Asking for a Friend: Help! How do I come out as genderfluid to my transphobic parents?

  • Each week, we respond to a question from our readers and give them advice and resources they can turn to
  • This week, Hong Kong trans youth organisation Quarks helps a student who is nervous about telling their parents about their gender identity
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Your parents may not understand everything at first and might need a little bit of time and information to learn more about what it means to be genderfluid. Photo: Shutterstock

Need an answer to a personal question that you’ve never mustered the courage to ask? We’ve been there. Whether it is about school, family issues or social life, share your thoughts with us.

If you have a question you’d like answered (about anything at all), please fill out this Google form. Don’t worry, you will remain anonymous!

Dear Friend of a Friend

I have a problem that has been troubling me for quite a while. I am genderfluid, which means my gender identity switches from time to time. Since more people have started paying attention to Hong Kong’s LGBTQ+ community these days, I have decided to come out to my parents and tell them about my identity. However, I know they are transphobic, and I am scared about how they will react and what they will say. What should I do?

Thanks, Genderfluid

What NOT to say when a friend comes out to you

Dear Genderfluid,

For many LGBTQ+ people, coming out of the closet is complicated and full of challenges and anxiety. Some people come out at a young age, whereas some never do. Some tell almost everyone they know, while others share this information with only a select few.

There’s no right or wrong way to come out, and it all depends on what you’re comfortable with and your situation. You mention your parents are transphobic – how do you feel they will react? Do you think they will say bad things to you, or that you wouldn’t be totally safe in your home? If you feel concerned about your physical safety, it’s totally understandable if you decide to wait to come out.

Why pronouns are so important

This week we reached out to Quarks, a local organisation for trans youth, for more advice. Here’s what they had to say:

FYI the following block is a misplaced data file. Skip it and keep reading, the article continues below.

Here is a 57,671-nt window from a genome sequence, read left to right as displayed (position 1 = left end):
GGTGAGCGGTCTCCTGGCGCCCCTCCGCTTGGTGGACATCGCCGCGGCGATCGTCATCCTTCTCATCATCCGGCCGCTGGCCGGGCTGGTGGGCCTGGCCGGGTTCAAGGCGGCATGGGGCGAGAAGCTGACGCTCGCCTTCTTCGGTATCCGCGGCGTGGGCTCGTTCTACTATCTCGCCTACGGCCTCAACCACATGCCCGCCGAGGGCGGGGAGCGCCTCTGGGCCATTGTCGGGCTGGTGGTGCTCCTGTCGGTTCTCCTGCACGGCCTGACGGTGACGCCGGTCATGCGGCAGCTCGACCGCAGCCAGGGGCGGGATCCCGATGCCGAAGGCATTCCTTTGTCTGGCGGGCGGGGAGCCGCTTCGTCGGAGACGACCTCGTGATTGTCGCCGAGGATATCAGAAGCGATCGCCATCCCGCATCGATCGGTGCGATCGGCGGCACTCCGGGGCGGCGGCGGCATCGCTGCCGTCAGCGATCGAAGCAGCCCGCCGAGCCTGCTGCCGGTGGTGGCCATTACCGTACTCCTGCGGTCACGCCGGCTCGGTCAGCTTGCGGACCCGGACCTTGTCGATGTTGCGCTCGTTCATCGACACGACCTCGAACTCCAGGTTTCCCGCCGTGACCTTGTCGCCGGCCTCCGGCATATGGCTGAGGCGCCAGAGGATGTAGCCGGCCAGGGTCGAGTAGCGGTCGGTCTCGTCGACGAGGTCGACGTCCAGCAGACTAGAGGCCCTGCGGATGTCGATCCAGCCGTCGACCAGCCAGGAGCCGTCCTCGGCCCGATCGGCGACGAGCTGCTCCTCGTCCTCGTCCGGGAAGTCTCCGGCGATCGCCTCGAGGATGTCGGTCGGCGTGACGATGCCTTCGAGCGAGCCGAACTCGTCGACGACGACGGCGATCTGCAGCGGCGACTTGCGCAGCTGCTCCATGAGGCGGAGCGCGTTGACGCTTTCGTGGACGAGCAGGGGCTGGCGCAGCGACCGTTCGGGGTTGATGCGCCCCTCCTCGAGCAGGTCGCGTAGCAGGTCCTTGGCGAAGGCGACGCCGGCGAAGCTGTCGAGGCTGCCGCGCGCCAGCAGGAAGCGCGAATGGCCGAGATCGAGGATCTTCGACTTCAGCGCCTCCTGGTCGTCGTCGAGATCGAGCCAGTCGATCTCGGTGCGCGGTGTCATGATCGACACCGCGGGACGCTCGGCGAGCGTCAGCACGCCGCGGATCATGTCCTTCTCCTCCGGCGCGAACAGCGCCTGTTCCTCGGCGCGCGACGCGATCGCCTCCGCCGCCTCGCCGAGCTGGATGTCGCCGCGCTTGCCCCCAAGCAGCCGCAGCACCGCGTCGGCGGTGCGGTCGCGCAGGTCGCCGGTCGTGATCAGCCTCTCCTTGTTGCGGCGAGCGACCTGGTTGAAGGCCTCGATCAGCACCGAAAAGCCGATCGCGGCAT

Hello friend. First of all, we are pleased to hear that you have decided to talk to your parents about yourself!

We wonder what the scope of your coming out involves. Are you hoping to change the way you express your gender after talking to your parents? Are you planning to use a different name or change your hairstyle, clothes, or even make-up? Are you considering gender-affirming hormones or surgeries? It may be helpful to sit down with yourself and think of answers to these questions, so you know what to tell your parents if they ask. You may not have all the answers right now – which is totally fine.

It may help to have a community of other LGBTQ+ people to speak to. Photo: Shutterstock

There are a few things to keep in mind before you speak to your parents. Have you decided how and when you would tell them? Would it be better to tell them both at once, or one at a time? Have you told anyone else about being genderfluid before? You may want to organise your thoughts by writing down all the important things you want to tell your parents (you can even give this paper or text to them directly). You can also have this coming out conversation with your closest friends first. Apart from saying it directly, you could also show your family transgender-related news and clips.

How to support your trans friends

Parents may not know much about sex, gender or LGBTQ+ issues, and even those who are well-versed may find it difficult to say yes to their child being transgender or non-binary, at least at first. They may not understand everything immediately. But we do hope that after the conversation, your family will know a bit more how to treat you. Even just small changes can help you be yourself more at home.

Coming out is never just opening the door of your closet once and for all. It is about communication. You will have to explain bit by bit, answer their questions, and remind them over and over again. Look for local transgender friends who have similar experiences (us for example!) to have deeper chats.

Yours sincerely, Quarks

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